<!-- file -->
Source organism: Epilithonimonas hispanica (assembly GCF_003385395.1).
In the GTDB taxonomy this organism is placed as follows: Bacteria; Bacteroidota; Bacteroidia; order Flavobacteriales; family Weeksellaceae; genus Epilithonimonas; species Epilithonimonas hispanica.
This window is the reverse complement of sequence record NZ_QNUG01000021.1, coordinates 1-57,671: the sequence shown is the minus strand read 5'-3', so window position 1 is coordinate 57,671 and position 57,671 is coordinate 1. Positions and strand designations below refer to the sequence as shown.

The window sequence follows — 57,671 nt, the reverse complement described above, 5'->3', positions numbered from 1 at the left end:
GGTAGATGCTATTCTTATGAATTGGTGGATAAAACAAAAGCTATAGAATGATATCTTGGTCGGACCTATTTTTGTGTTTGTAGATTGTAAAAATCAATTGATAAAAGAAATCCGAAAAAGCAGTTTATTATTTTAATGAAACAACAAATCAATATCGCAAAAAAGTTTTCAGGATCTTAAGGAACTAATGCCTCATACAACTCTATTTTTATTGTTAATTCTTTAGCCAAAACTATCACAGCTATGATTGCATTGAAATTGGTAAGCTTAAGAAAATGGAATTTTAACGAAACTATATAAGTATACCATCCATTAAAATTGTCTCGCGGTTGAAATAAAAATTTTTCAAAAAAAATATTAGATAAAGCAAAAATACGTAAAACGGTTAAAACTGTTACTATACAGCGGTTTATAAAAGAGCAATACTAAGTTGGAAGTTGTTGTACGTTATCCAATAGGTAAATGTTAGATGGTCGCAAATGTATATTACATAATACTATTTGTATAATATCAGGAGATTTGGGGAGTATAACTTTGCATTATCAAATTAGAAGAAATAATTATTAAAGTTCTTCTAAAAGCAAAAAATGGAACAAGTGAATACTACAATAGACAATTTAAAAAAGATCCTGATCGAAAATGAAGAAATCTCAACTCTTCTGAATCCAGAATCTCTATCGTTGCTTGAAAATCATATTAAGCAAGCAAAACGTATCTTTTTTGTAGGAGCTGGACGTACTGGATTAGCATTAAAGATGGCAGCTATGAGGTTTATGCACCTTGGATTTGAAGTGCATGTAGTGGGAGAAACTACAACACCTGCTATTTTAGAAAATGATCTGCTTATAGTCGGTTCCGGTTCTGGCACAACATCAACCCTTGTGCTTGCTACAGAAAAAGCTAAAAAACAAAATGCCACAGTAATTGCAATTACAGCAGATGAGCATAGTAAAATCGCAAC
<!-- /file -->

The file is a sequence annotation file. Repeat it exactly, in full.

Source organism: Epilithonimonas hispanica (assembly GCF_003385395.1).
In the GTDB taxonomy this organism is placed as follows: Bacteria; Bacteroidota; Bacteroidia; order Flavobacteriales; family Weeksellaceae; genus Epilithonimonas; species Epilithonimonas hispanica.
This window is the reverse complement of sequence record NZ_QNUG01000021.1, coordinates 1-57,671: the sequence shown is the minus strand read 5'-3', so window position 1 is coordinate 57,671 and position 57,671 is coordinate 1. Positions and strand designations below refer to the sequence as shown.

The window sequence follows — 57,671 nt, the reverse complement described above, 5'->3', positions numbered from 1 at the left end:
GGTAGATGCTATTCTTATGAATTGGTGGATAAAACAAAAGCTATAGAATGATATCTTGGTCGGACCTATTTTTGTGTTTGTAGATTGTAAAAATCAATTGATAAAAGAAATCCGAAAAAGCAGTTTATTATTTTAATGAAACAACAAATCAATATCGCAAAAAAGTTTTCAGGATCTTAAGGAACTAATGCCTCATACAACTCTATTTTTATTGTTAATTCTTTAGCCAAAACTATCACAGCTATGATTGCATTGAAATTGGTAAGCTTAAGAAAATGGAATTTTAACGAAACTATATAAGTATACCATCCATTAAAATTGTCTCGCGGTTGAAATAAAAATTTTTCAAAAAAAATATTAGATAAAGCAAAAATACGTAAAACGGTTAAAACTGTTACTATACAGCGGTTTATAAAAGAGCAATACTAAGTTGGAAGTTGTTGTACGTTATCCAATAGGTAAATGTTAGATGGTCGCAAATGTATATTACATAATACTATTTGTATAATATCAGGAGATTTGGGGAGTATAACTTTGCATTATCAAATTAGAAGAAATAATTATTAAAGTTCTTCTAAAAGCAAAAAATGGAACAAGTGAATACTACAATAGACAATTTAAAAAAGATCCTGATCGAAAATGAAGAAATCTCAACTCTTCTGAATCCAGAATCTCTATCGTTGCTTGAAAATCATATTAAGCAAGCAAAACGTATCTTTTTTGTAGGAGCTGGACGTACTGGATTAGCATTAAAGATGGCAGCTATGAGGTTTATGCACCTTGGATTTGAAGTGCATGTAGTGGGAGAAACTACAACACCTGCTATTTTAGAAAATGATCTGCTTATAGTCGGTTCCGGTTCTGGCACAACATCAACCCTTGTGCTTGCTACAGAAAAAGCTAAAAAACAAAATGCCACAGTAATTGCAATTACAGCAGATGAGCATAGTAAAATCGCAAC